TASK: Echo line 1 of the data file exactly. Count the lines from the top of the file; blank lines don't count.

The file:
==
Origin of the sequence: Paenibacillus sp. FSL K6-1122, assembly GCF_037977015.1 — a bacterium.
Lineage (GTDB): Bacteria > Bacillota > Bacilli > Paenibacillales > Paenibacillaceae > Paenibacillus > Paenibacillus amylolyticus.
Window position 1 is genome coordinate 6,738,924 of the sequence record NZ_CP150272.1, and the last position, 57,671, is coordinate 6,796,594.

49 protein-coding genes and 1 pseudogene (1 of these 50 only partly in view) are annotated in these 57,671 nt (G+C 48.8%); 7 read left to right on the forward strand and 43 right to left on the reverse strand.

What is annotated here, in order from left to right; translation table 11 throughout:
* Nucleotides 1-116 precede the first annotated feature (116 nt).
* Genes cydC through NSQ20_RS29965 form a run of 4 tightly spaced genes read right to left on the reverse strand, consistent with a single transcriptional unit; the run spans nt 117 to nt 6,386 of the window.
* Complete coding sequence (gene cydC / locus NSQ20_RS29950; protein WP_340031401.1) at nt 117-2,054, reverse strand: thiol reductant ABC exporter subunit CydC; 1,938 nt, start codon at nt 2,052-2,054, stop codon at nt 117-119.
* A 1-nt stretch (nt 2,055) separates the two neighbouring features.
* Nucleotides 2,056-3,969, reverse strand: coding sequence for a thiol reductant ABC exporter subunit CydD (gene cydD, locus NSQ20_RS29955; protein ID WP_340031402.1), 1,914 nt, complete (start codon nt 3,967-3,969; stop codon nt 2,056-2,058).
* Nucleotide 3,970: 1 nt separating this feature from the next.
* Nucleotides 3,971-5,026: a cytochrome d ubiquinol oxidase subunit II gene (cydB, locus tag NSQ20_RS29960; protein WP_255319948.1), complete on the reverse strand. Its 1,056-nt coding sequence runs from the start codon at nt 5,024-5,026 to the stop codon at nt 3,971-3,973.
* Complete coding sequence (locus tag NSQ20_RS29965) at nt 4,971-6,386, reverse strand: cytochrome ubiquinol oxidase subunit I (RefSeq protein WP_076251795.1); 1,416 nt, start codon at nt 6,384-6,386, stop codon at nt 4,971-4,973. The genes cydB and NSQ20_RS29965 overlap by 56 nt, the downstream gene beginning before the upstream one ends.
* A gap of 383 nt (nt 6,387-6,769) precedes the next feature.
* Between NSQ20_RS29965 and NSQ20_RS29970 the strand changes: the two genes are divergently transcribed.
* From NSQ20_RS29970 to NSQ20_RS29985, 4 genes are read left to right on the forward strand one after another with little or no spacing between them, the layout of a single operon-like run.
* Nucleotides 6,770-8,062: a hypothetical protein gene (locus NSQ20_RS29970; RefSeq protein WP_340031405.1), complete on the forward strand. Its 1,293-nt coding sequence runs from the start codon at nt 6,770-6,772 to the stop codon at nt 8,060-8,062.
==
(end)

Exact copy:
Origin of the sequence: Paenibacillus sp. FSL K6-1122, assembly GCF_037977015.1 — a bacterium.